``People of all ages can participate - and, with a little bit of training and help, you can make some music,'' said Kuzma.
``If you get four or five people who are mediocre singers together, that's one thing, and they might be able to do a little bit. But if you get 40 people together, even if they're all mediocre singers, you can make some pretty good music.''
And, by doing so, says Kuzma, people can escape what he terms ``the stupefying nature of so much of what we do in our modern culture. We supposedly now have more time to pursue things, but the fact is that people haven't become more active in pursuing creative things. Instead, they've developed ... what a friend of mine calls `creatrophy.'''
But the desire to create and participate is beginning to rise from the ashes, according to Kuzma. ``The deeper core of it,'' he says, ``is this eagerness to really make something beautiful.''
Who are the singers in today's choirs?
Both Kuzma and Rutter agree that they come from all walks of life, but, says Rutter, ``there is a common factor: They're people who have a very strongly developed sense of feeling and humanity.
``I think if you were a cold fish, you probably wouldn't want to join a singing group, because very often they turn into much more than a musical organization.'' Rutter believes choirs offer ``a chance to ease the stresses and strains of everyday life, to move into a world where everything can be beautiful.''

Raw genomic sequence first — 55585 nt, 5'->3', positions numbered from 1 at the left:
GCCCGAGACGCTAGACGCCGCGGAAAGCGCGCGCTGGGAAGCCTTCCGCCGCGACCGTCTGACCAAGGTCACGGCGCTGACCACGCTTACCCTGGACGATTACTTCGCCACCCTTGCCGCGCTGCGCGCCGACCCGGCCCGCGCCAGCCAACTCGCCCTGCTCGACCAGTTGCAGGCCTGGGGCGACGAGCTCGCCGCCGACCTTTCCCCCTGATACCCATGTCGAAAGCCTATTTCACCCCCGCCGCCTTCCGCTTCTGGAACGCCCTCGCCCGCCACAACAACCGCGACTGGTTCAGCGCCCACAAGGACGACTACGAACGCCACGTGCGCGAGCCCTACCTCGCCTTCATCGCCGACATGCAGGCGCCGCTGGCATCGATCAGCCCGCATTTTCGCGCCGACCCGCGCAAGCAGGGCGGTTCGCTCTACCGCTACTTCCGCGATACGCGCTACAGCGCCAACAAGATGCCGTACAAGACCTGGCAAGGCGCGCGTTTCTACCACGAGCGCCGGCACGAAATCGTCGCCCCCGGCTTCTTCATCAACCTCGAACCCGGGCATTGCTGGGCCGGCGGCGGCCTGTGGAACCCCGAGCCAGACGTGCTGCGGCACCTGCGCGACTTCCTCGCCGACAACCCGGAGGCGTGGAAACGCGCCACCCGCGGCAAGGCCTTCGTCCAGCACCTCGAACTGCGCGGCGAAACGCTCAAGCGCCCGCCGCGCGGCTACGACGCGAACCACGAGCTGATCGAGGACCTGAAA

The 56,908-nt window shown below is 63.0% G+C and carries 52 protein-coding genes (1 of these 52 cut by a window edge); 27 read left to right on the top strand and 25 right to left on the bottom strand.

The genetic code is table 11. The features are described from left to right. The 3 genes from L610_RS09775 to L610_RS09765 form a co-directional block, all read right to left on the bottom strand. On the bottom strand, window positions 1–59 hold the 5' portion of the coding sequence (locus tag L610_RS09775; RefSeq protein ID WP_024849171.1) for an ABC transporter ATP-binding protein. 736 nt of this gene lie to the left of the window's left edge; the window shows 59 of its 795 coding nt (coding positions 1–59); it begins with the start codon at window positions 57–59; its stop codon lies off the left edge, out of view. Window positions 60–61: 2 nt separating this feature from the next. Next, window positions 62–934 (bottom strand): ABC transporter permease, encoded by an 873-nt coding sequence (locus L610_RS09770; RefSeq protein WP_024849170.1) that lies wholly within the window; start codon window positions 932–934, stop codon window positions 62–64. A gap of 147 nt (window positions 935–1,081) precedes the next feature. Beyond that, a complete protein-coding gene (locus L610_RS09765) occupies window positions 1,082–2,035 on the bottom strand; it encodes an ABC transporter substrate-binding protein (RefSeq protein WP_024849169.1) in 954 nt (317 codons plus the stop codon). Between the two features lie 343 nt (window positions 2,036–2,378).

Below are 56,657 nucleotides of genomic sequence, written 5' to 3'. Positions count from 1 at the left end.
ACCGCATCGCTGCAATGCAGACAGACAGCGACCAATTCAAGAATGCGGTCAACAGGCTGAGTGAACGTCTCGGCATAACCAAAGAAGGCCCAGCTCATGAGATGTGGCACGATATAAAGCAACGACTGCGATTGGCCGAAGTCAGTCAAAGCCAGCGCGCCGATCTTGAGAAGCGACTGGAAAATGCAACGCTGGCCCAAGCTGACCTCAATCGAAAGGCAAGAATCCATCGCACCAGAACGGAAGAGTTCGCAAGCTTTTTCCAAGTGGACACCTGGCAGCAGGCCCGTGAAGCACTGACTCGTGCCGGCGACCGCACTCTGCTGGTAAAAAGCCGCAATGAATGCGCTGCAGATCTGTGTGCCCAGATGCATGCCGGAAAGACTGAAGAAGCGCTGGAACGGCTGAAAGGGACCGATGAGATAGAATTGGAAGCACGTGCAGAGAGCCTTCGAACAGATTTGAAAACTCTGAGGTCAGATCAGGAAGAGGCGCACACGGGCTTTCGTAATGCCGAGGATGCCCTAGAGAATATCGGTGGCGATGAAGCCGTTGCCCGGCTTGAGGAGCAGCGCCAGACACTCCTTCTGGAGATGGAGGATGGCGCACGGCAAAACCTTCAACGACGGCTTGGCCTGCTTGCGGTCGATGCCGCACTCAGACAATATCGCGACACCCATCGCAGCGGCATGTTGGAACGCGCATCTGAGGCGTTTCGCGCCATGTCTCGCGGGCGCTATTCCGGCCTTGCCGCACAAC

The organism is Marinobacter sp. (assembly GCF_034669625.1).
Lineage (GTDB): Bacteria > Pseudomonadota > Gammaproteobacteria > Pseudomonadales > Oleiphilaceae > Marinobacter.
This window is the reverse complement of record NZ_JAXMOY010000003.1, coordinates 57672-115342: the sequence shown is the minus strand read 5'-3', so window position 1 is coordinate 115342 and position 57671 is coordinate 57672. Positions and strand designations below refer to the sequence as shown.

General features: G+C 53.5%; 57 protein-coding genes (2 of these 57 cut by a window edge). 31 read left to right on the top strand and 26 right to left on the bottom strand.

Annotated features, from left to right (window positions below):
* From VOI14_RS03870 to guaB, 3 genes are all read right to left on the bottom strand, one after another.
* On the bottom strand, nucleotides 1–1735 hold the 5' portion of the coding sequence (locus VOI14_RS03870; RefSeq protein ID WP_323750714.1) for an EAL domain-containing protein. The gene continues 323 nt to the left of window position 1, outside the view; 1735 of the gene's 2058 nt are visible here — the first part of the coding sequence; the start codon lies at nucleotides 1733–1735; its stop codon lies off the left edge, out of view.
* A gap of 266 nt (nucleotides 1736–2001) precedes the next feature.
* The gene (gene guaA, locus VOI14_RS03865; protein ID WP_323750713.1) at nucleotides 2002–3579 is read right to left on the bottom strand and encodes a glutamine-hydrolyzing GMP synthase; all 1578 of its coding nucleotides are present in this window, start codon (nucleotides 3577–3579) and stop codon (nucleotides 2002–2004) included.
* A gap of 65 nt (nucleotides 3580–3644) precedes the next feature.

Adds Kuzma, ``The artist gives tangible expression to some deeper vision than ordinary reality. That vision is possible to people'' - especially, he stresses, to the person who is able to set his or her ego aside, and ``who is willing to give himself over to a certain discipline. The choral group is not student-directed teaching. It's teacher-directed, and the teacher is saying, `Hey, if you want this music to sound good, you have to do this, this, and this.' There's no arguing.''
Carol Elliot is a former Broadway singer and actress. She and her husband, a surgeon, are longtime members of the Montview church choir.
Reached by phone, Mrs. Elliot that the biggest thrill for her is the feeling of singing in a large group of people. She says it's really wonderful ``to feel all that energy of people pulling together. There's an enormous amount of energy produced by the group that's singing; you're nurturing and uplifting the audience, too.''
She also appreciates the camaraderie that develops through membership in a choir.
``It's not a club where there's a one-upmanship kind of thing,'' she says. ``There are various levels of skill, but it really doesn't matter. And I do think that singing helps you to go on to successes in other areas of life. ``I have seen single women, because of divorces or whatever, going on to continuing studies, to career changes, and they have the support of their friends in the choir.''
Says John Rutter, ``Many people have told me that those couple of hours a week when they go down to choir rehearsal are the most precious part of their week.''